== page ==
The American Civil Liberties Union (ACLU) has launched "Echelon Watch" a website designed to prompt worldwide
governmental investigations into the global electronic surveillance system called Echelon. John Howard reports.
The ACLU has focused its eye on the international electronic surveillance system, which includes New Zealand, that
eyeballs citizens using global phone, fax or e-mail communications.
"This has gone from X-Files material to clear reality," said ACLU associate director Barry Steinhardt. "I think at this
point it's fact that it exists," he said.
The ACLU created the site in conjunction with the Electronic Privacy Information Centre and the Omega Foundation of
Great Britain which prepared a report on the issue for the European Parliament.
A disturbing aspect of Echelon is that by coordinating across national boundaries, government's can monitor each other's
traffic and circumvent laws prohibiting governments from spying on their own citizens.
The latest news is that a patent was issued by the US Patent and Trademark Office in August to the US National Security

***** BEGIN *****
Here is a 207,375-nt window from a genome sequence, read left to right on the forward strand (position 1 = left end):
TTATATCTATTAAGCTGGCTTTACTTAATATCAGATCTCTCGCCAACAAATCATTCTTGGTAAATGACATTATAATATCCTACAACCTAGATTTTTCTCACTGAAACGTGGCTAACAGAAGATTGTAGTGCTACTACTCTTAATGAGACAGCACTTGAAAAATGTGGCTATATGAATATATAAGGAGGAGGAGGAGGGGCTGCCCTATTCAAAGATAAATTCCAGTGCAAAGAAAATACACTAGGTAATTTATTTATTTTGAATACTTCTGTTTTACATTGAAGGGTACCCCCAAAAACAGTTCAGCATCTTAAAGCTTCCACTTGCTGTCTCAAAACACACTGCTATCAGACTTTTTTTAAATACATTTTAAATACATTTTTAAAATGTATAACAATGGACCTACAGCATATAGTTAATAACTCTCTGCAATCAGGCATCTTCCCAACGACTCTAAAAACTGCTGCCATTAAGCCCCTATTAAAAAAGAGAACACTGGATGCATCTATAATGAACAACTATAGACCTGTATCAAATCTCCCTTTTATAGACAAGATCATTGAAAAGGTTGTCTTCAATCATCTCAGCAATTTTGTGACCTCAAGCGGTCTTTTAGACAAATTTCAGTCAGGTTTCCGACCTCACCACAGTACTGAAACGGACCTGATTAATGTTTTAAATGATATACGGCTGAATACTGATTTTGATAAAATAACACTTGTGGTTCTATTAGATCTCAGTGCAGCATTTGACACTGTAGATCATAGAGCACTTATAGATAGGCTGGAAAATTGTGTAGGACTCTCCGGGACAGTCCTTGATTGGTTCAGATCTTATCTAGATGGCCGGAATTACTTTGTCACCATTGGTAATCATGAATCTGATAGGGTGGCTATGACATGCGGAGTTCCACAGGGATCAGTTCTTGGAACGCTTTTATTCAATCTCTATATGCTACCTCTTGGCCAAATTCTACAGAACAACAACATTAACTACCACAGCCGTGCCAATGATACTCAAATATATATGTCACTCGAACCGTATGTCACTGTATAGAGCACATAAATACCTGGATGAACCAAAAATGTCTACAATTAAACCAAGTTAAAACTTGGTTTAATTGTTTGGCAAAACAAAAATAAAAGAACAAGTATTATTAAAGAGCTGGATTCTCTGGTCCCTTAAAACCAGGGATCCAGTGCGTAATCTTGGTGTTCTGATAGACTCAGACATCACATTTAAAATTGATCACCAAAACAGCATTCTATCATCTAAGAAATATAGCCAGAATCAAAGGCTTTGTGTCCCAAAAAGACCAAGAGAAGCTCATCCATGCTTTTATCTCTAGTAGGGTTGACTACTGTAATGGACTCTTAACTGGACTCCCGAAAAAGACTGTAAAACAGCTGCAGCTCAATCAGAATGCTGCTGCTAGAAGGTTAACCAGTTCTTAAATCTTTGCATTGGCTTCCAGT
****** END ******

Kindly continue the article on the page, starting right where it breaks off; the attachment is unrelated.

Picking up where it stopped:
Agency, who controls Echelon, for voice-recognition technology. The technology is designed to summarise voice
communications for further examination.
Steinhardt says, "Echelon operates inside this black box without judicial supervision and without public scrutiny or
notice. At this point what the ACLU is asking for is full disclosure of the laws under which Echelon operates -
something the NSA has refused to provide, even to the US Congress."
The report to the European Parliament said the United Kingdom used the Echelon system to spy on charities, including
Amnesty International and Christian Aid.
"It's beginning to be taken seriously in Washington and it's certainly being taken seriously in other parts of the
world," Steinhardt said.
All except in New Zealand. Last week the Green Party called on the Prime Minister to provide answers about New Zealand's
involvement in Echelon but the silence has been deafening. There can be no other reasonable explanation, therefore, that
Jenny Shipley and her government is quite content and has no qualms about allowing New Zealand citizens to be officially
and deliberately spied upon.
The ACLU website is at www.aclu.org/echelonwatch/index.html